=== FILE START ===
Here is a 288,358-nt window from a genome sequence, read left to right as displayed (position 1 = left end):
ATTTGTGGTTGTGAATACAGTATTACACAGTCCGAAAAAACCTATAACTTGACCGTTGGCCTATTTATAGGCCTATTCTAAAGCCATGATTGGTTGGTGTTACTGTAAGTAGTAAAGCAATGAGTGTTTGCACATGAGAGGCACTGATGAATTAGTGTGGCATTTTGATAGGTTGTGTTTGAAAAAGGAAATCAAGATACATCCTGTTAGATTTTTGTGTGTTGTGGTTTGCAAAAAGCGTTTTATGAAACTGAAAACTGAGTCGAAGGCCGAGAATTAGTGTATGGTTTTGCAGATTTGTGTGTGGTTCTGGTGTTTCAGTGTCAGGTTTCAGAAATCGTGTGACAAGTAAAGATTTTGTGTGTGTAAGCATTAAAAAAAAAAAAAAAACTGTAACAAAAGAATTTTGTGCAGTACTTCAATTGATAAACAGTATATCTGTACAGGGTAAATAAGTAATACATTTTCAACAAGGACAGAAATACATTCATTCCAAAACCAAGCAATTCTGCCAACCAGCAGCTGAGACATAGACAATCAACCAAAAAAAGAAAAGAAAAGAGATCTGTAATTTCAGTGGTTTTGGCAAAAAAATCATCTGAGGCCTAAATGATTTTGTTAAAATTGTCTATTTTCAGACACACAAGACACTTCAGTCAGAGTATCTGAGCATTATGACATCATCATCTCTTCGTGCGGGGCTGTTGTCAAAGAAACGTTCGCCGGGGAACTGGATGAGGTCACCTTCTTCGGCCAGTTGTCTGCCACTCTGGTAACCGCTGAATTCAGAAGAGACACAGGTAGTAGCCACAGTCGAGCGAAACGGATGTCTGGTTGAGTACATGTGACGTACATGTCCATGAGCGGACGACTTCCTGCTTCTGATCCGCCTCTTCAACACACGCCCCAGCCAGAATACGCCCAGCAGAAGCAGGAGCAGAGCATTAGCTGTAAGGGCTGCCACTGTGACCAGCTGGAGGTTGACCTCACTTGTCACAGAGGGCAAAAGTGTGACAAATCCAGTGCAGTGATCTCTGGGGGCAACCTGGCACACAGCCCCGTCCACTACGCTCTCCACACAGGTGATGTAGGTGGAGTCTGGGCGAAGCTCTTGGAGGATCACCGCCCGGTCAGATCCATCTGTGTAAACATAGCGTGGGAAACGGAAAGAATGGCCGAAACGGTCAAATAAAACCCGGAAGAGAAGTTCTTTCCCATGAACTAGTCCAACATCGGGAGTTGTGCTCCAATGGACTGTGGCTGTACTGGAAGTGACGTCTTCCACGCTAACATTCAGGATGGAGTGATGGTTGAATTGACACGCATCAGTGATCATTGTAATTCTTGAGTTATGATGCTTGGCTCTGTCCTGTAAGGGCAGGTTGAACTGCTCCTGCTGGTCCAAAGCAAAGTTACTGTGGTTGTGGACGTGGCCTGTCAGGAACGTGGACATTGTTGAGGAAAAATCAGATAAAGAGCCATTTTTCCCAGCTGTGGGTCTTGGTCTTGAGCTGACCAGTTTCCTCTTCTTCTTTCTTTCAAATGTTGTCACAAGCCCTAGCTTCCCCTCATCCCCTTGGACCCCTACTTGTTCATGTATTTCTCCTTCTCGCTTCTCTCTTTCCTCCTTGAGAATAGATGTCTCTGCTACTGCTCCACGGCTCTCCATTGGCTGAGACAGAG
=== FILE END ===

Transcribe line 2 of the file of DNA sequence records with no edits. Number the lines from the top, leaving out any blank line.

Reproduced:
ATTTGTGGTTGTGAATACAGTATTACACAGTCCGAAAAAACCTATAACTTGACCGTTGGCCTATTTATAGGCCTATTCTAAAGCCATGATTGGTTGGTGTTACTGTAAGTAGTAAAGCAATGAGTGTTTGCACATGAGAGGCACTGATGAATTAGTGTGGCATTTTGATAGGTTGTGTTTGAAAAAGGAAATCAAGATACATCCTGTTAGATTTTTGTGTGTTGTGGTTTGCAAAAAGCGTTTTATGAAACTGAAAACTGAGTCGAAGGCCGAGAATTAGTGTATGGTTTTGCAGATTTGTGTGTGGTTCTGGTGTTTCAGTGTCAGGTTTCAGAAATCGTGTGACAAGTAAAGATTTTGTGTGTGTAAGCATTAAAAAAAAAAAAAAAACTGTAACAAAAGAATTTTGTGCAGTACTTCAATTGATAAACAGTATATCTGTACAGGGTAAATAAGTAATACATTTTCAACAAGGACAGAAATACATTCATTCCAAAACCAAGCAATTCTGCCAACCAGCAGCTGAGACATAGACAATCAACCAAAAAAAGAAAAGAAAAGAGATCTGTAATTTCAGTGGTTTTGGCAAAAAAATCATCTGAGGCCTAAATGATTTTGTTAAAATTGTCTATTTTCAGACACACAAGACACTTCAGTCAGAGTATCTGAGCATTATGACATCATCATCTCTTCGTGCGGGGCTGTTGTCAAAGAAACGTTCGCCGGGGAACTGGATGAGGTCACCTTCTTCGGCCAGTTGTCTGCCACTCTGGTAACCGCTGAATTCAGAAGAGACACAGGTAGTAGCCACAGTCGAGCGAAACGGATGTCTGGTTGAGTACATGTGACGTACATGTCCATGAGCGGACGACTTCCTGCTTCTGATCCGCCTCTTCAACACACGCCCCAGCCAGAATACGCCCAGCAGAAGCAGGAGCAGAGCATTAGCTGTAAGGGCTGCCACTGTGACCAGCTGGAGGTTGACCTCACTTGTCACAGAGGGCAAAAGTGTGACAAATCCAGTGCAGTGATCTCTGGGGGCAACCTGGCACACAGCCCCGTCCACTACGCTCTCCACACAGGTGATGTAGGTGGAGTCTGGGCGAAGCTCTTGGAGGATCACCGCCCGGTCAGATCCATCTGTGTAAACATAGCGTGGGAAACGGAAAGAATGGCCGAAACGGTCAAATAAAACCCGGAAGAGAAGTTCTTTCCCATGAACTAGTCCAACATCGGGAGTTGTGCTCCAATGGACTGTGGCTGTACTGGAAGTGACGTCTTCCACGCTAACATTCAGGATGGAGTGATGGTTGAATTGACACGCATCAGTGATCATTGTAATTCTTGAGTTATGATGCTTGGCTCTGTCCTGTAAGGGCAGGTTGAACTGCTCCTGCTGGTCCAAAGCAAAGTTACTGTGGTTGTGGACGTGGCCTGTCAGGAACGTGGACATTGTTGAGGAAAAATCAGATAAAGAGCCATTTTTCCCAGCTGTGGGTCTTGGTCTTGAGCTGACCAGTTTCCTCTTCTTCTTTCTTTCAAATGTTGTCACAAGCCCTAGCTTCCCCTCATCCCCTTGGACCCCTACTTGTTCATGTATTTCTCCTTCTCGCTTCTCTCTTTCCTCCTTGAGAATAGATGTCTCTGCTACTGCTCCACGGCTCTCCATTGGCTGAGACAGAG